UK plc driving out talented women

2009

The modern workplace demands firms preface every action with a simple question: "Is this sustainable?" It could be about communicating redundancies through text message or choosing Hummers as the fleet of choice for your sales staff. Companies not asking this question, however, will struggle to establish themselves in the new normal environment.

Let's put it to the test. A pay gap between men and women at 22.6% and rising, part-time job options for new mothers that call on degree educated workers to take on school-leaver tasks, and a stubborn lack of meaningful flexibility across many workplaces.

Is this a sustainable approach to business? The latest UK employment statistics released today can offer some guidance.

UK plc is hemorrhaging talented, entrepreneurial women at a time it needs them most. While the talent shortage remains stubbornly with us, companies' unwillingness to engage with the changing business landscape around us is acting as a catalyst for women to go it alone on a part-time self-employed basis.

Today's figures show that between April and June this year there was a 33,000 year-on-year rise in the number of women registering as self-employed. The total is now 561,000. In 2007 the figure was 518,000.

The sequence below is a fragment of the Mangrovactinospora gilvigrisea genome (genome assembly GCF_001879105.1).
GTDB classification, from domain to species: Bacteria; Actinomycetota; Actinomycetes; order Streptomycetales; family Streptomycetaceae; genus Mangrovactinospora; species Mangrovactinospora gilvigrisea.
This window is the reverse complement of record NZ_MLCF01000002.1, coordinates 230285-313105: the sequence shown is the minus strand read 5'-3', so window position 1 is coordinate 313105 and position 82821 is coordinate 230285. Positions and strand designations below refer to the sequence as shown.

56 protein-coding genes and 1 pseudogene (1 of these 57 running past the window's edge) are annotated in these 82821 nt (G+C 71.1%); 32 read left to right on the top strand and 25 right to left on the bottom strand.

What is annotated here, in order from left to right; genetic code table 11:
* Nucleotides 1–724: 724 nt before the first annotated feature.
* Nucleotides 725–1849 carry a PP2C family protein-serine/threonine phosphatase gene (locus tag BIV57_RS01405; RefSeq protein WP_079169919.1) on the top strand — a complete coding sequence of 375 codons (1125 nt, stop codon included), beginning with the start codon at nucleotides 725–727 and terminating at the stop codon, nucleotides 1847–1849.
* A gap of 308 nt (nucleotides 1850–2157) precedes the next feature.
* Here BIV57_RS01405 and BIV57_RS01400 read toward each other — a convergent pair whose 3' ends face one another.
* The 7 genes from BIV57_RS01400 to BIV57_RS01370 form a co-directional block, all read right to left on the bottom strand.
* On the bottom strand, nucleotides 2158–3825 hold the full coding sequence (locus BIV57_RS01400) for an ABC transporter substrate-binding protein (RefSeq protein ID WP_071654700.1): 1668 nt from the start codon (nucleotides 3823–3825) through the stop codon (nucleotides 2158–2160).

In two years 43,000 more women have registered as part-time self-employed. At the same time the number of women in part-time employment has fallen by 22,000 at a time when the number of men in part-time employed positions has mushroomed by 130,000.

OK, you can blame the recession for some of movement but let's face it, business is shooting itself in the foot. Countless surveys, research reports, personal experience stories, and even Harriet Harman soundbites continue to show how the workplace is not addressing the needs of many women.

The personal attributes needed to start up on your own in a downturn are exactly the skills and behaviours businesses need. But instead of retaining that expertise they are losing it through neglect and a lack of authentic engagement.

Isn't it time UK plc started asking itself: "Is this sustainable?"

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Older Comments

I have started up on my own after my employer refused to offer me the flexibility I wanted after having children. It wouldn't have been difficult to organise. It made me feel undervalued. So I thought, I can do this. And did. I encourage other women to follow.

Jill Taylor London